Dr. Arian Ashourvan, Postdoctoral fellow, University of Pennsylvania,


Dr. Arian Ashourvan, Postdoctoral fellow, University of Pennsylvania,

SAGE 4101

September 18, 2019 12:00 PM - 1:30 PM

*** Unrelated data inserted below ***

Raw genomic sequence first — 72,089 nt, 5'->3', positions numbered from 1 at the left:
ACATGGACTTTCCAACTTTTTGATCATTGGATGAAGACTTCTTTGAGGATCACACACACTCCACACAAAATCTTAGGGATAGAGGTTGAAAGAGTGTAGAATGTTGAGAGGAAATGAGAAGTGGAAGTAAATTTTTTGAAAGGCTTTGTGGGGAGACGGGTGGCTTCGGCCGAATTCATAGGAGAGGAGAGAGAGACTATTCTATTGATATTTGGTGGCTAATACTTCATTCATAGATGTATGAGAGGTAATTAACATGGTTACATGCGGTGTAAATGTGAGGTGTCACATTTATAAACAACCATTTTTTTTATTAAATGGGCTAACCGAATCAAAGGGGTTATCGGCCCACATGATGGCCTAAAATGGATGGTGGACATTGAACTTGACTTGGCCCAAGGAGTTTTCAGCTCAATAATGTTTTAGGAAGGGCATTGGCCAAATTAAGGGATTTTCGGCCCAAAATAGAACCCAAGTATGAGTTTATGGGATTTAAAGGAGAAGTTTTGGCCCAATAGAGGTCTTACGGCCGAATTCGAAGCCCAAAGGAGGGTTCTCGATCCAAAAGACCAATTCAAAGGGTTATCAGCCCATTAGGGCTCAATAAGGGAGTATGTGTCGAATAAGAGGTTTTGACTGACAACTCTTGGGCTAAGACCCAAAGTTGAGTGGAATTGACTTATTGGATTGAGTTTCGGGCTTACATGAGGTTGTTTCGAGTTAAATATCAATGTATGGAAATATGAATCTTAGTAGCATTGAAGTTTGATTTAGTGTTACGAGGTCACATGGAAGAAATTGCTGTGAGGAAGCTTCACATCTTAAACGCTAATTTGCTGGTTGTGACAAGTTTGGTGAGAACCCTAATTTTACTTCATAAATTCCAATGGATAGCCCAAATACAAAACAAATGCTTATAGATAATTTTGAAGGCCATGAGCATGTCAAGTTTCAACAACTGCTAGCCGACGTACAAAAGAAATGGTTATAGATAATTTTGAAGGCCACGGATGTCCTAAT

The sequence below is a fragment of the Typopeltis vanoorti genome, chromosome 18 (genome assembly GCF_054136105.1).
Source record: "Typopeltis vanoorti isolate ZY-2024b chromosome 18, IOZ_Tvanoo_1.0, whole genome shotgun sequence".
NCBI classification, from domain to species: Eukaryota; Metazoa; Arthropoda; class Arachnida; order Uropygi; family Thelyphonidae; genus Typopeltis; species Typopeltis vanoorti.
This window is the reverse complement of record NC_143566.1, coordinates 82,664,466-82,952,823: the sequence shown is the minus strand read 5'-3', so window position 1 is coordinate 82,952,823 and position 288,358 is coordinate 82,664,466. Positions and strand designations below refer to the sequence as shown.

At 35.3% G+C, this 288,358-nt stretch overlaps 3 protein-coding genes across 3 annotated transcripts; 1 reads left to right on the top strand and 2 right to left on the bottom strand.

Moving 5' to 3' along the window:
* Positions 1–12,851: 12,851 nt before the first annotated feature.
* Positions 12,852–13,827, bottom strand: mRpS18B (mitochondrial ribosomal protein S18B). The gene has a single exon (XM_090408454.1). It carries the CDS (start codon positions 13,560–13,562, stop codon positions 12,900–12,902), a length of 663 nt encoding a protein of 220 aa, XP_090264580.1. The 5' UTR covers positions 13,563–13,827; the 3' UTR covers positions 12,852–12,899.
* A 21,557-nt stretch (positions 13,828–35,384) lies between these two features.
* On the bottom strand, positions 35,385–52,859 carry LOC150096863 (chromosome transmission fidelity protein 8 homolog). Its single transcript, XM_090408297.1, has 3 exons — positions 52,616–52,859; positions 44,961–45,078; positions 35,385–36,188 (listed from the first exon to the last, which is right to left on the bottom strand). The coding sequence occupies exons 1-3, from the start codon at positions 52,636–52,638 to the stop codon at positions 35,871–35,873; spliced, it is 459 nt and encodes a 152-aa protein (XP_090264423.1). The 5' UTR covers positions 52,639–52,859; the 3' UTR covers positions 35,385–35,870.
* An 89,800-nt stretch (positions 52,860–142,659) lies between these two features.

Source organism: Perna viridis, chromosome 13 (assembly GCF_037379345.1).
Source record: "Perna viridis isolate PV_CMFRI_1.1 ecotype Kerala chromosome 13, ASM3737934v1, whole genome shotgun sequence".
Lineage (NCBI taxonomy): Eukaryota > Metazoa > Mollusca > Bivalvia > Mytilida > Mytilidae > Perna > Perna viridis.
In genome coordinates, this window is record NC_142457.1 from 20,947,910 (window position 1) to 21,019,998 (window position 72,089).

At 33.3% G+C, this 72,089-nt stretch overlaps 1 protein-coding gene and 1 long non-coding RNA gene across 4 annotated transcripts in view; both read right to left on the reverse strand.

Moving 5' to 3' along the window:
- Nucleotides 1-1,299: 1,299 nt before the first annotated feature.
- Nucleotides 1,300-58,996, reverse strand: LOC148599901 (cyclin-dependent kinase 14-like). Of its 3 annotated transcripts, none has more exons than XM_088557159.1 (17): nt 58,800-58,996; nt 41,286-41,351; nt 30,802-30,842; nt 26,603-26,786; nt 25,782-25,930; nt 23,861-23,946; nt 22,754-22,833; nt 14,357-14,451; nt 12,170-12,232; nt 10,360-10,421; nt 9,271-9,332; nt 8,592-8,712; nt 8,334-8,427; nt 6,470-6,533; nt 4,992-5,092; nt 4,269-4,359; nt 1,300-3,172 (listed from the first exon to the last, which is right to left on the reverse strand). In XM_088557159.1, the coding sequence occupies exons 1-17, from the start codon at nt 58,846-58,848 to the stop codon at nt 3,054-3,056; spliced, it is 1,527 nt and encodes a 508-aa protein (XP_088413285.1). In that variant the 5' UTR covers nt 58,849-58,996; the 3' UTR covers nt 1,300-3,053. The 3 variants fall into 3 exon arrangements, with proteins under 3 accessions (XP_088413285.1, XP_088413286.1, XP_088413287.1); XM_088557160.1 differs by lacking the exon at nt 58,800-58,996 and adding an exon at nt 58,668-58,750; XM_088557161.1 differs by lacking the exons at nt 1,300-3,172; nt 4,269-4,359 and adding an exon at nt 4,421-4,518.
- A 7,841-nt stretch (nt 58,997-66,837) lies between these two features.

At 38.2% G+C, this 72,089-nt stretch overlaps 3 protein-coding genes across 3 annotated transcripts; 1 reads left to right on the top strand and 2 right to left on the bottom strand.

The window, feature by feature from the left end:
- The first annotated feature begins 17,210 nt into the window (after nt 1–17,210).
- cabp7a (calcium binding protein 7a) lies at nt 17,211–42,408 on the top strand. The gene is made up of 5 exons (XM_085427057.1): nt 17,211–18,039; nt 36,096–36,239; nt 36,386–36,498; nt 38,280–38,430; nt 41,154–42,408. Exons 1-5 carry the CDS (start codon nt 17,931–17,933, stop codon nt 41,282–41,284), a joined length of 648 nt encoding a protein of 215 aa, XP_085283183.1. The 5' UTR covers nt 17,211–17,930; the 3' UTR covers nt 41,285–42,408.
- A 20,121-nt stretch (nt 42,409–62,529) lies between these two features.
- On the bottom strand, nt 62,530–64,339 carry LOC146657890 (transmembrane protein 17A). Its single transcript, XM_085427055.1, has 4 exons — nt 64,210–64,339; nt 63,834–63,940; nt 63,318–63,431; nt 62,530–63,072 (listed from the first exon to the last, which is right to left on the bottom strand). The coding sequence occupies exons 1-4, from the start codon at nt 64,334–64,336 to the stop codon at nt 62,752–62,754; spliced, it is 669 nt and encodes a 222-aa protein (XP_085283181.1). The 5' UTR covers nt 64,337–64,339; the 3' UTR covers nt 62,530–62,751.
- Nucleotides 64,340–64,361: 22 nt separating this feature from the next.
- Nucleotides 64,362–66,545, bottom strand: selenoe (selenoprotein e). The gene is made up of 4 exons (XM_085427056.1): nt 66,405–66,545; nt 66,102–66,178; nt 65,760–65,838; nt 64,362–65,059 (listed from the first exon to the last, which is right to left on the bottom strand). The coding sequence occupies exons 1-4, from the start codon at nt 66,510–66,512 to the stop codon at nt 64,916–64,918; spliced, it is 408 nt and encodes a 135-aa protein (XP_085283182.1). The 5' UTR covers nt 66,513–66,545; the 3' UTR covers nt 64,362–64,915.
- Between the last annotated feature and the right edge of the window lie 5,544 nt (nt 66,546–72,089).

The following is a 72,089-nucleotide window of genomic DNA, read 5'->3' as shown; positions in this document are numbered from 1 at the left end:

“A fundamental challenge in neuroscience is to uncover the principles governing how the brain interacts with the external environment. The development of functional neuroimaging techniques and tools from computational neuroscience has markedly expanded opportunities to study the intrinsic organization of brain activity. However, current computational models are fundamentally constrained by assumptions about external stimuli and how they drive brain activity. To address this limitation, we propose a scheme that jointly estimates the intrinsic organization of brain activity and extrinsic stimuli. Specifically, we adopt a linear dynamical model under unknown exogenous inputs, and jointly estimate the model parameters and exogenous inputs. First, we demonstrate the utility of this scheme by accurately estimating unknown external stimuli in a synthetic example. Next, we use functional magnetic resonance imaging data acquired from 99 subjects (Human Connectome Project) during task and at rest. We find significant task-related changes in both the identified system and the estimated external inputs, demonstrating high similarity to known task regressors. Finally, through examination of fluctuations in the spatial distribution of the oscillatory modes of estimated systems during the resting state, we find an apparent non-stationarity in the profile of modes that span several brain regions including the visual and the dorsal attention systems. The results suggest that either these brain regions display a time-varying relationship with one another, or alternatively, receive non-stationary exogenous inputs that can lead to apparent system non-stationarities. This embodied model of brain activity enables deeper insight into the relationship between cortical functional dynamics and their drivers.”


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